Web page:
My parents told stories about how we left the farm in South Dakota on the 28th of January 1949, when the temperature was 28 degrees below zero. Those two matching 28s somehow stuck in my head. I remember their saying that they had to use a team of horses to pull our car and heavily loaded trailer out to the county road. I remember their mentioning that we spent several days snowbound in Enid, Oklahoma. I have no conscious memory of any of that. My first memory is actually from some six weeks later when, during the middle of March, we moved into the house on Yuma Trail. On that day I remember hanging on two of the uprights in the fence, staring up at the clear blue sky, and feeling the glorious sun all over my body.
But this past week, that bit a family history took a big jolt. At some point while Bill was running the remote, he landed on a YouTube video entitled “The Snowstorm of the Century—the Blizzard of 1949. Here’s the link in case you’re interested: The Snowstorm of the Century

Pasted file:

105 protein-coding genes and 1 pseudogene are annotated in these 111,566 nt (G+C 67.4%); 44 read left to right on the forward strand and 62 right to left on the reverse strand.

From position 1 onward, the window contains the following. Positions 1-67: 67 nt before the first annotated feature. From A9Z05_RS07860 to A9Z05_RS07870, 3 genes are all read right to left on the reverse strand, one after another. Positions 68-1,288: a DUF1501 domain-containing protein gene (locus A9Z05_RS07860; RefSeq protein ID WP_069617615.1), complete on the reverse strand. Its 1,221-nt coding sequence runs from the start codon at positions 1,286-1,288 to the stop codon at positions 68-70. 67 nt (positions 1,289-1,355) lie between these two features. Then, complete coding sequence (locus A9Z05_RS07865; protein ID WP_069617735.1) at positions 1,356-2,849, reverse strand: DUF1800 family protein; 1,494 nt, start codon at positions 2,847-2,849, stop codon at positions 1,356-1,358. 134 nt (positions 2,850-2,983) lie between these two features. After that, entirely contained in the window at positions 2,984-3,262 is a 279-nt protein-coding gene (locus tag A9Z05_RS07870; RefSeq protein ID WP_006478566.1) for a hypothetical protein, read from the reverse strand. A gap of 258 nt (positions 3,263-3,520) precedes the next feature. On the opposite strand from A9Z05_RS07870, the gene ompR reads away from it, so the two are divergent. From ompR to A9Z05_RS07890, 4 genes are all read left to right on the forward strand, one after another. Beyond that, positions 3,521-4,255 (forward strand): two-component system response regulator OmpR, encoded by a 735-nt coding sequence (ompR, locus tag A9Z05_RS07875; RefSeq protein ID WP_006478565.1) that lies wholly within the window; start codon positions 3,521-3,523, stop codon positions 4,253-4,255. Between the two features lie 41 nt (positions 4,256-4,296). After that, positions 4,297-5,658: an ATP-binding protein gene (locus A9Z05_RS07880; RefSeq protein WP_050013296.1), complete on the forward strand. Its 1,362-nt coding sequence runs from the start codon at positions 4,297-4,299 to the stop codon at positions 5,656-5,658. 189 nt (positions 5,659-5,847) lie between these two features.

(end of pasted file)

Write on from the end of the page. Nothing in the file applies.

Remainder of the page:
The program was produced by the University of Wyoming, and the whole thing is filmed in black and white which is a little like stepping back in time. The blizzard was actually a whole series of unrelenting snowstorms that blew down from Canada. The first storm came in January. A far more serious one arrived with almost no advance warning in early February. Remember, there were no satellites or doppler radar back then. Local weather forecasters did what they could with their conditions, but no one had any real access to the big picture.
The second cold front plunged through the upper Midwest—North and South Dakota, Minnesota, Colorado, Wyoming, and Nebraska—crippling transportation by stalling cross country railroad trains and highway traffic in snowbanks that wouldn’t be cleared for the next six weeks because the snow just kept coming, one storm front after another.
Knowing how my folks traveled they were probably caught in Oklahoma by the southernmost edge of that second storm and were incredibly fortunate that they had gotten that far when it hit. Had they been farther north, we most likely would have been snowbound for far longer than five days.